Los Angeles the Fiction Term Paper

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Los Angeles: The Fiction

Love as a Commodity in the novels of Nathanael West and James Cain

The two novels The Day of the Locust, by Nathanael West and Mildred Pierce by James Cain share the common scene of Californian life, around the 1930's. The books also share in their view of this world and especially in the way in which the emotional and sexual relationships between men and women are built.

The emphasis is, in both cases, on the women characters of the novels: Faye Greener in The Day of the Locust and Mildred Pierce and her daughter, Veda, in Cain's novel. However, there are many differences in what regards the characters and life of the female characters.

In The day of the Locust, Nathanael West portrays Los Angeles life, with an emphasis of the glamorous but decadent life of Hollywood. All the characters in the novel are grotesque to a certain extent and all move in what seems to be a fictitious world: that of Hollywood, with its movies and cinema stars. Faye Greener is an actress and a prostitute at the same time, and she is the core of the world she moves in, around whom all the men revolve. Faye represents beauty and moral decadence, not only because of the fact that she sells her beauty, but also because, as it is shown, her beauty is strictly material, devoid of any spiritual or inner quality:

Raging at him, she was still beautiful. That was because her beauty was structural like a tree's, not a quality of her mind or heart. Perhaps even whoring couldn't damage it for that reason, only age or accident or disease. "(West, 89)

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It is this beauty, which as the author suggestively intimates, could not be destroyed by sin or moral depravity, that which attracts all the men in her circle: Tod Hackett, Homer Simpson, Claude Estee, the Mexican Miguel and Earle, and even the dwarf Abe:

Term Paper on Los Angeles the Fiction Assignment

None of them really heard her. They were all too busy watching her smile, laugh, shiver, whisper, grow indignant, cross and uncross her legs, stick out her tongue, widen and narrow her eyes, toss her head so that her platinum hair splashed against the red plush of the chair back. The strange thing about her gestures and expressions was that they didn't really illustrate what she was saying. They were almost pure. It was as though her body recognized how foolish her words were and tried to excite her hearers into being uncritical. It worked that night; no one even thought of laughing at her. The only move they made was to narrow their circle about her." (West, 131)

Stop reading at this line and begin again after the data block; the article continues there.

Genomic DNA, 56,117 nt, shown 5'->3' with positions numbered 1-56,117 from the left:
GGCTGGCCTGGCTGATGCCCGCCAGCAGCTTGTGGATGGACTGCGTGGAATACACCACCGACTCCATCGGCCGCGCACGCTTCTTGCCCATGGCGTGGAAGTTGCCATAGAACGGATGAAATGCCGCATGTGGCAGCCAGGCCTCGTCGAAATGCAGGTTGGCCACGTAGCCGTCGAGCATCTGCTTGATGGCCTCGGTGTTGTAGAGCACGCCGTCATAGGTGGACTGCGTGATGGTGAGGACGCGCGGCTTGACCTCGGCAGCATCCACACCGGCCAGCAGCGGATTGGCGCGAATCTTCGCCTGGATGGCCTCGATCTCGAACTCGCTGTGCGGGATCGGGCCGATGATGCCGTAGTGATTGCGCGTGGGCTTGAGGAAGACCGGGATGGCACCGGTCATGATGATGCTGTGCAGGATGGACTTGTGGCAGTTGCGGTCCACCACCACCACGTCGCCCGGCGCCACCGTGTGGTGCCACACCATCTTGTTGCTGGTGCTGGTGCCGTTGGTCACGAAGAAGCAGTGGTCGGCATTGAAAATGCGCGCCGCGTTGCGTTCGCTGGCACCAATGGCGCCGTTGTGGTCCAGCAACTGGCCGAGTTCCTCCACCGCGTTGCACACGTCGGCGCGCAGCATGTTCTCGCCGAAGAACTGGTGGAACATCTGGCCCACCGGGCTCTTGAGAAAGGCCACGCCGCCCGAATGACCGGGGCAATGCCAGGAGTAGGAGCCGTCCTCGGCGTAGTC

The beauty that Faye possesses is, not accidentally, the beauty of an actress, an artificial, glamorous ideal of beauty, which has no depth, and which attracts magnetically and mesmerizes, without leaving room for real love. The men around her, especially Tod and Homer, of which the latter actually marries her, vow that they are in love with Faye, but love is here constructed as the typical Hollywood adoration, rather than true affection. The nature of these relationships that establish between Faye and the men around her, speak with exactitude of the world that the author introduces us in. It is a world reminiscent of Coleridge Kubla Khan, as West suggests towards the end of the story:

When still a block from the theatre, he saw an enormous electric sign that hung over the middle of the street. In letters ten feet high he read that-- 'MR. KAHN A PLEASURE DOME DECREED'. (West, 154)

The imagery contained in the last pages of the novel is remarkably suggestive: West gives the description of the mob waiting in front of a theatre for the celebrities. The outmost confusion and the savage bustling of the mass of people, all fascinated and drawn by the same event- the arrival of some actors and actresses, portrays the nature of the Los Angeles world, and of its Hollywood cult.

The pleasure dome symbol is supplemented by the elements of an imagery of hell: Los Angeles is described like a hell on earth, and this is becomes obvious both from the details of the description of the picture that Tod had made of Los Angeles, and which he had entitled "The Burning of Los Angeles."

The image of the crowd is similar to that of the praying locusts, which was probably, the image that suggested West's title. In this Hollywood hell-like scene, people move about grotesquely, urged by lust and idolatry. The praise evinces for external beauty and glamour is clearly the common denominator for all the mob: